In relation to other alternatives such as random-effects, the fixed-effects added in our model help to control for fixed unobservables across time-industry and region-industry without imposing any distribution assumption or any correlation assumption with the other observable variables, while the random-effects models assume that the fixed unobservable errors are normal distributed and uncorrelated with the other observable variables [32, 33]. It is also worth noting that several of the previous papers that estimate the impact of climate change on GDP use fixed-effects rather than random-effects (see [2, 12, 13, 16]).
Since the Chilean GDP series for region-industry are available only at an annual frequency, then it is hard to estimate the impact of each month on the yearly GDP of each region-industry (too many coefficients for a 32 year period). However, using only quarterly averages for the weather can mask strong highs and lows in temperature and rainfall. Both the models with monthly weather (too many coefficients and low precision) and quarterly weather (too little identification from weather shocks) are problematic. Therefore we present both results as alternative models and then comment on their findings.
The quarterly model results (Table 4) only shows a statistically negative impact of temperature on the Agriculture-Silviculture and Fishing sectors. The results by month (Table 5) show a statistically significant negative impact for the temperature of the January month in Agriculture-Silviculture, Fishing, EGA (Electricity, Gas, and Water) and Construction sectors. Therefore our analysis shows that the Agriculture-Silviculture and Fishing sectors in Chile were negatively impacted in a direct way by higher Summer temperatures over the last 35 years, with results being robust for both the monthly and quarterly models. The impact is estimated in terms of reduced-form coefficients, since we cannot verify which channels (such as input-output networks in Chile or value chains effects at the global level) are driving the reduced-form coefficient estimates.
The main results are unweighted regressions, with all region-industry pairs with a weight of 1 observation, independently of their economic value. As a robustness check, we repeated the same models with constant weights for each industry and different clustering options (clusters just by year or clusters by region-year). The results were qualitatively similar, although the coefficients for Fishing lost statistical significance (see Table B1 in S2 Appendix). We also include an exercise that aggregates regions I and XV plus regions X and XIV, therefore presenting 13 regions for the entire period of 1985 to 2017 (see Table B2 in S2 Appendix with the quarterly temperatures’ model and Table B1 in S2 Appendix with the monthly temperatures’ model).
Calibrated projections of the climate change impact for 2050 and 2100
Now we use the estimated coefficients from the model with the monthly weather fluctuations (Table 5) to implement a calibrated exercise using the global temperature projections of the IPCC (2014)  to project how a uniform temperature increase throughout the entire year may affect the Chilean GDP. Climate studies consider several scenarios given by Representative Concentration Pathways (RCP), with RCP 2.6 being denoted as the best possible scenario in which climate change is completely controlled, RCP 4.5 being a scenario in which the global temperature rise is likely to fall below 2.0, and RCP 8.5 being considered the worst scenario in which no country implements policies or mitigators for climate change .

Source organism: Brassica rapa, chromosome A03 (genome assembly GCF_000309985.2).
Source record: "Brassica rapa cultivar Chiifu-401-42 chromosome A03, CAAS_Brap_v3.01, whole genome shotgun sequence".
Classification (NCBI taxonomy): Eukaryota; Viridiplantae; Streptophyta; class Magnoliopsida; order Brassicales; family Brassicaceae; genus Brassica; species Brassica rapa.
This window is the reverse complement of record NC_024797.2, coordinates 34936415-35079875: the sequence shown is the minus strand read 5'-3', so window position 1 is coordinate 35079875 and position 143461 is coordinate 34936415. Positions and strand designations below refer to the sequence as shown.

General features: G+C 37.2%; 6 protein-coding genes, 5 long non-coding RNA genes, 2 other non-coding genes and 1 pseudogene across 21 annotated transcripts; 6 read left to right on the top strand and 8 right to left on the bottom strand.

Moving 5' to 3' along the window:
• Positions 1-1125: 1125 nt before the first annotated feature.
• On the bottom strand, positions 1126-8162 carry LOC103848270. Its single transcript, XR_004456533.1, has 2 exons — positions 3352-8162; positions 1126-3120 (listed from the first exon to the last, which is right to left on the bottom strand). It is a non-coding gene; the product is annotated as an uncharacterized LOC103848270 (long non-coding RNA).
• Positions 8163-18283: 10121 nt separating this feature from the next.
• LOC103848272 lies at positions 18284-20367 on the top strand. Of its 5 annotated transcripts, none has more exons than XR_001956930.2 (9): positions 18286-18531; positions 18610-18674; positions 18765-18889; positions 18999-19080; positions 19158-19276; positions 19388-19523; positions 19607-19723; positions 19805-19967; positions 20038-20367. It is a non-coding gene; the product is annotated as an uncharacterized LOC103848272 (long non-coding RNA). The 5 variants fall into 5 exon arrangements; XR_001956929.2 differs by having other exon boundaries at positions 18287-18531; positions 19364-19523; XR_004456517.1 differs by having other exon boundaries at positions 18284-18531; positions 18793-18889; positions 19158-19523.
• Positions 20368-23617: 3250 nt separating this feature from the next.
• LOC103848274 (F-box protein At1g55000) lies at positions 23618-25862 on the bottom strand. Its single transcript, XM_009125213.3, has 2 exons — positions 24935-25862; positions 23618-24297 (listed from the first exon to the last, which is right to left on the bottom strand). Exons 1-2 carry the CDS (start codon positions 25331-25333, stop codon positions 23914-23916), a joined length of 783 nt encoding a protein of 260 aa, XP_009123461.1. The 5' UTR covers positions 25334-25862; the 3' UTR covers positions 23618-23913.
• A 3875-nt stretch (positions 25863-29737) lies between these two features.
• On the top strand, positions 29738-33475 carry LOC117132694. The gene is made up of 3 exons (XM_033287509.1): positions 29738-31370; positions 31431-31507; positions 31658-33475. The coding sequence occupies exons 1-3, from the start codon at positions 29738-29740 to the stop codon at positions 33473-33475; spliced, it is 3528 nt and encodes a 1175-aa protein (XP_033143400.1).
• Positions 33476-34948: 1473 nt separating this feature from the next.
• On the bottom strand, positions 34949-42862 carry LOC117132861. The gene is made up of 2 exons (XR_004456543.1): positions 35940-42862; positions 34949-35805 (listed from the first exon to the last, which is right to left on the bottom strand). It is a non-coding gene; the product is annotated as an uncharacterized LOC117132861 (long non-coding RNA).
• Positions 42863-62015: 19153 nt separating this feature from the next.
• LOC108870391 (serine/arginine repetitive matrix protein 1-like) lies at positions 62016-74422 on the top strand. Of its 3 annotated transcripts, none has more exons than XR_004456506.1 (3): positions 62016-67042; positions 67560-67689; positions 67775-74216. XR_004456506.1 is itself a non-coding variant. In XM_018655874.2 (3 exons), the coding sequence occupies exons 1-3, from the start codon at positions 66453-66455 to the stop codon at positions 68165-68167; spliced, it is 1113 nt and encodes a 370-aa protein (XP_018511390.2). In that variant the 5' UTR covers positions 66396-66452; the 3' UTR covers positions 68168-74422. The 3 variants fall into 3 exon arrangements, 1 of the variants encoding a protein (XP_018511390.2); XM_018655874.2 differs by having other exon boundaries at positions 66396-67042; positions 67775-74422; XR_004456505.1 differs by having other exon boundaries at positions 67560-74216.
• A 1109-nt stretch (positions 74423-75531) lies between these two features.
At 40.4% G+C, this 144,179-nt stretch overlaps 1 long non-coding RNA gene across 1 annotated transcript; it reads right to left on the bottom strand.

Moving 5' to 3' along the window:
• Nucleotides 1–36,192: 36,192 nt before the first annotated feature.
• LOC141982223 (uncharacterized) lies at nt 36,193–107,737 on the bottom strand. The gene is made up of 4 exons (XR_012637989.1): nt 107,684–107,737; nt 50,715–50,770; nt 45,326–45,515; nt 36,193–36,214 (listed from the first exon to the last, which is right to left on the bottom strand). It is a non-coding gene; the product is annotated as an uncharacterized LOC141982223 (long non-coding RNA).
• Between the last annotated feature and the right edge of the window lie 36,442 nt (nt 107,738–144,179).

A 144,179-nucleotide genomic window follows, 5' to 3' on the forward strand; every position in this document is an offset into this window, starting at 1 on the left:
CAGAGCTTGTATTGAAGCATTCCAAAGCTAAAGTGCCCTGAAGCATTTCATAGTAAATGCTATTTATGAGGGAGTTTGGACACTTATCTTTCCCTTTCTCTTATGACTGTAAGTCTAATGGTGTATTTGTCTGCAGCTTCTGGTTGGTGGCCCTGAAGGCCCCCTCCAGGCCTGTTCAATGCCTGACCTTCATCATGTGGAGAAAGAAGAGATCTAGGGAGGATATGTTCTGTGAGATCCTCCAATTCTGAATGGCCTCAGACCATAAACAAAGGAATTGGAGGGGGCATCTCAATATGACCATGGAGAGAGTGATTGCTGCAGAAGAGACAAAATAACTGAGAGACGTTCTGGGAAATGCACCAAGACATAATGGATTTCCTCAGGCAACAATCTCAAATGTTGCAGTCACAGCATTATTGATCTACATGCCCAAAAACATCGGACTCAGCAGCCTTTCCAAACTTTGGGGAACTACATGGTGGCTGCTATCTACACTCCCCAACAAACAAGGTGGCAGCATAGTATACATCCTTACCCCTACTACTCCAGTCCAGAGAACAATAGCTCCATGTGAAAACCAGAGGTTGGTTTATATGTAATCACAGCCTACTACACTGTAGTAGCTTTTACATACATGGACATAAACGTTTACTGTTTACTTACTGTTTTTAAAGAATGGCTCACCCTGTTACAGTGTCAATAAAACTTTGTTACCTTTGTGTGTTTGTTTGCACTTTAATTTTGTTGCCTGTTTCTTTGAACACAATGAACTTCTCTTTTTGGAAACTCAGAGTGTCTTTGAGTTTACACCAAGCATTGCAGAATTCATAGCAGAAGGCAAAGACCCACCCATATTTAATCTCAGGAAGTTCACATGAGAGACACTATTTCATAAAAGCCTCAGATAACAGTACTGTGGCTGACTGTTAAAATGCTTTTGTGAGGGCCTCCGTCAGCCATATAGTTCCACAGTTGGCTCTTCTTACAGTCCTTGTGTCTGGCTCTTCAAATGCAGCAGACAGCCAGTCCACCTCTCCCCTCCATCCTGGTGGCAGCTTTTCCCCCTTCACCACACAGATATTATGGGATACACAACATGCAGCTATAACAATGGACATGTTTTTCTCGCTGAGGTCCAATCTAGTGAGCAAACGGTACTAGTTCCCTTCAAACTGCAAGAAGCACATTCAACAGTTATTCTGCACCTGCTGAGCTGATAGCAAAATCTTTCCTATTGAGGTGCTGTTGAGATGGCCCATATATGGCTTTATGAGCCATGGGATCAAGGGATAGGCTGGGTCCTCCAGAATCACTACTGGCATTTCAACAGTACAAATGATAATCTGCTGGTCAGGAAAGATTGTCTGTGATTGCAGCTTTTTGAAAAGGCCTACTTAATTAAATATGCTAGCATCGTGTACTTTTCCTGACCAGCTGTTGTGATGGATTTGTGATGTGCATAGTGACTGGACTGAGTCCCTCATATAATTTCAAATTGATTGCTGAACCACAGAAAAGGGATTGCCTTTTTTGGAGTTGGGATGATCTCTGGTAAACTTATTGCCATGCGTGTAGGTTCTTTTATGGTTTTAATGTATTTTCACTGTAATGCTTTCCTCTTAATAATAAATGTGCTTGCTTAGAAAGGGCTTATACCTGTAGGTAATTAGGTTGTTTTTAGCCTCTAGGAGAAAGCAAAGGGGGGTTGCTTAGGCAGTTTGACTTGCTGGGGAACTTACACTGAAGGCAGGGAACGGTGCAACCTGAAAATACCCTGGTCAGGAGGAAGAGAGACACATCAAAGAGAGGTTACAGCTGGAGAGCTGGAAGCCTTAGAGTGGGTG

The quantitative exercise considers the impact of a given global temperature change in climate change, , in year t for each RCP − x path (with x = 2.6, 4.5, 6.0, 8.5) on the GDP growth rate and on the GDP level of each industry i: and . These RCP paths scenarios are obtained from the average path values of the United Nations modeling experts . These path values are widely used in macro-financial stress tests with climate change factors . We then obtain the estimates of the impact on the aggregate GDP by summing up across all industries, and , with wi,t denoting the weight of each industry i in the total GDP at time t. Notice that the GDP growth rate and level impact costs are measured relative to a world with no climate change and not relative to 2017.
We produce 3 estimates of the impact of climate change on each industry i at horizon t: 1) using all the model’s estimated point coefficients for the effect of the temperature on the industrial GDP ( with s = 1,.., 12 denoting month and i = 1, …, 12 denoting industry); 2) using only the statistically significant coefficients at a level of 10% or lower (β = (.., βs,i,..) with , with 1(.) being the indicator function); and 3) using only negative coefficients (that is, disregarding positive impacts of climate change) that are statistically significant (β = (.., βs,i,..) with ).
Table 6 denotes the values of the estimated sum of the coefficients for all months for each industry i () under each of these separate assumptions, which represents the impact on the GDP growth rate of each industry in a given year for a uniform increase in temperature of 1 C throughout all the months of the year. If one considers the quarterly weather model from Table 4, then Fishing and Mining are the only industries which are negatively impacted by climate change with a statistical significance, although the coefficient for Mining is very small. By considering the monthly fluctuations model from Table 5, then we find a statistically significant impact of an increase of 1 C in temperature that reduces the growth rate in Agriculture, Fishing, Manufacture, EGA (Electricity, Gas, and Water), Construction and Commerce of -3%, -12.1%, -2.2%, -3.9%, -0.3% and -0.7%, respectively.